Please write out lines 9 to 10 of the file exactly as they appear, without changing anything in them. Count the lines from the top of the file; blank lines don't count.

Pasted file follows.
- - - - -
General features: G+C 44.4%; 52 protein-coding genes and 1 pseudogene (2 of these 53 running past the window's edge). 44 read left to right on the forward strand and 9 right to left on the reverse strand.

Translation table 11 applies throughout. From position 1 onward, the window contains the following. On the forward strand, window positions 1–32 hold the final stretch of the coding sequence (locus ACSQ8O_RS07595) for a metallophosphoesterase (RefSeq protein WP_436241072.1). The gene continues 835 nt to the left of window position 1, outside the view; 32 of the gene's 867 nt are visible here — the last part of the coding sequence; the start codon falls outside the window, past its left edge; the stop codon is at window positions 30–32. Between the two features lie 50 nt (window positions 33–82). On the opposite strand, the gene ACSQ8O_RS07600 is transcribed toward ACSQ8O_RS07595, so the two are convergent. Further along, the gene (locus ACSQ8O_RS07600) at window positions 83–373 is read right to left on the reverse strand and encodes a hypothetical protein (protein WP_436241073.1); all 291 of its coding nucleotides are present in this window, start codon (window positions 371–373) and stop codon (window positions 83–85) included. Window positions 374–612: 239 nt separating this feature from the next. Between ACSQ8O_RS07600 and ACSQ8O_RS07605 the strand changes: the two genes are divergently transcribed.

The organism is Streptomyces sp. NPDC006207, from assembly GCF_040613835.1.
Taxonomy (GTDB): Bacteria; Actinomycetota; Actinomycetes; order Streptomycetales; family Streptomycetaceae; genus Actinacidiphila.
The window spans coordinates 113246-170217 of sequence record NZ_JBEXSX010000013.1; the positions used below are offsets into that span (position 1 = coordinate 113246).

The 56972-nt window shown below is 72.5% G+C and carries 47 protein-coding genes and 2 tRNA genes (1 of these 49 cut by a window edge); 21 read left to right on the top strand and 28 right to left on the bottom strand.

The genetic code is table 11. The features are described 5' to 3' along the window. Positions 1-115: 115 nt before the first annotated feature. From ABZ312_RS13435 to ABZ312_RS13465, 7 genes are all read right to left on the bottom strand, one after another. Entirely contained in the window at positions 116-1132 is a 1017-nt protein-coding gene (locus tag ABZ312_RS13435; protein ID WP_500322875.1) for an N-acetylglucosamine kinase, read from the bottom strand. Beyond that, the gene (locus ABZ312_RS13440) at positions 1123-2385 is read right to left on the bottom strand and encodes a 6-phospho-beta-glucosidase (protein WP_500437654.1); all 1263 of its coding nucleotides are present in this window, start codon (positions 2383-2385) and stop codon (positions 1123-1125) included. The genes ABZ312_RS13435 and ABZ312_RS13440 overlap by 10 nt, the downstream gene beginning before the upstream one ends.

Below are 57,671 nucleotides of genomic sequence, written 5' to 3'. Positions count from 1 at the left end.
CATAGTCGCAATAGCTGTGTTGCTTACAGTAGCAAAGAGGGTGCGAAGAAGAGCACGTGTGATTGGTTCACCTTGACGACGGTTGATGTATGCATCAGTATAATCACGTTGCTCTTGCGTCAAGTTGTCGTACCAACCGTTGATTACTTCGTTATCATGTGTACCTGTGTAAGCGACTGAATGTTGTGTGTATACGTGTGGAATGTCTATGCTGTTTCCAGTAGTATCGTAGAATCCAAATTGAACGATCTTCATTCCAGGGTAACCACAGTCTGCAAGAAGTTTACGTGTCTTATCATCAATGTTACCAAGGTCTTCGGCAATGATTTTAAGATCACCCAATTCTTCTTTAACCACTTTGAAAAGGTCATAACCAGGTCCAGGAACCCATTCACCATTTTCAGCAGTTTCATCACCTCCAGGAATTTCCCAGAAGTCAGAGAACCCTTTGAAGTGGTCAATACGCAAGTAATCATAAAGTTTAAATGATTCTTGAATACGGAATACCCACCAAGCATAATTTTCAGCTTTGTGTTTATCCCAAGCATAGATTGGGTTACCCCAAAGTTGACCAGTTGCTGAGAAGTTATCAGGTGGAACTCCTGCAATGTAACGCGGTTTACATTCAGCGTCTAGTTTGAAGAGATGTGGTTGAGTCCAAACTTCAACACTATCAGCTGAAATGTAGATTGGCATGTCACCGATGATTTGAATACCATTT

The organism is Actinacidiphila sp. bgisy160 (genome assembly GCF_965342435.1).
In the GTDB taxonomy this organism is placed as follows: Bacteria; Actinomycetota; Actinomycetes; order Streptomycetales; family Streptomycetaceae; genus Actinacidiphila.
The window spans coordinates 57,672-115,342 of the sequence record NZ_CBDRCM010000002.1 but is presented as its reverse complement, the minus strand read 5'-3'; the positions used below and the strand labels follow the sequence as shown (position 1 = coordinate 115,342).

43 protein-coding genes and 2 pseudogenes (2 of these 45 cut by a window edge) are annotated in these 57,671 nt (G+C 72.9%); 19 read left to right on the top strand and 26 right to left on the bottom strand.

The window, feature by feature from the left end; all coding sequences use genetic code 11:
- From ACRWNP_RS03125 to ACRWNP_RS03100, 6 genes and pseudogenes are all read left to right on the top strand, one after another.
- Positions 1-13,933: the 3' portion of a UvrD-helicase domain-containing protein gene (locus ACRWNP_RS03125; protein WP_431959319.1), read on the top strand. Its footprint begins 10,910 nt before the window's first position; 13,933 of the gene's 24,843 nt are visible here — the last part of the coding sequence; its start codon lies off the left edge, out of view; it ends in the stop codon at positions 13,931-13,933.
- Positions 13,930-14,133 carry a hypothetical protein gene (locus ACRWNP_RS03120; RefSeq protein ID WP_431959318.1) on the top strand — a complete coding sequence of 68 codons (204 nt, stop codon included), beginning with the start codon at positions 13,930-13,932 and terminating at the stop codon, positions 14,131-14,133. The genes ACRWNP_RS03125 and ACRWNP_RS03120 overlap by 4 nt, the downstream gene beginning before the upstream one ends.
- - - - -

CATAGTCGCAATAGCTGTGTTGCTTACAGTAGCAAAGAGGGTGCGAAGAAGAGCACGTGTGATTGGTTCACCTTGACGACGGTTGATGTATGCATCAGTATAATCACGTTGCTCTTGCGTCAAGTTGTCGTACCAACCGTTGATTACTTCGTTATCATGTGTACCTGTGTAAGCGACTGAATGTTGTGTGTATACGTGTGGAATGTCTATGCTGTTTCCAGTAGTATCGTAGAATCCAAATTGAACGATCTTCATTCCAGGGTAACCACAGTCTGCAAGAAGTTTACGTGTCTTATCATCAATGTTACCAAGGTCTTCGGCAATGATTTTAAGATCACCCAATTCTTCTTTAACCACTTTGAAAAGGTCATAACCAGGTCCAGGAACCCATTCACCATTTTCAGCAGTTTCATCACCTCCAGGAATTTCCCAGAAGTCAGAGAACCCTTTGAAGTGGTCAATACGCAAGTAATCATAAAGTTTAAATGATTCTTGAATACGGAATACCCACCAAGCATAATTTTCAGCTTTGTGTTTATCCCAAGCATAGATTGGGTTACCCCAAAGTTGACCAGTTGCTGAGAAGTTATCAGGTGGAACTCCTGCAATGTAACGCGGTTTACATTCAGCGTCTAGTTTGAAGAGATGTGGTTGAGTCCAAACTTCAACACTATCAGCTGAAATGTAGATTGGCATGTCACCGATGATTTGAATACCATTT

The organism is Actinacidiphila sp. bgisy160 (genome assembly GCF_965342435.1).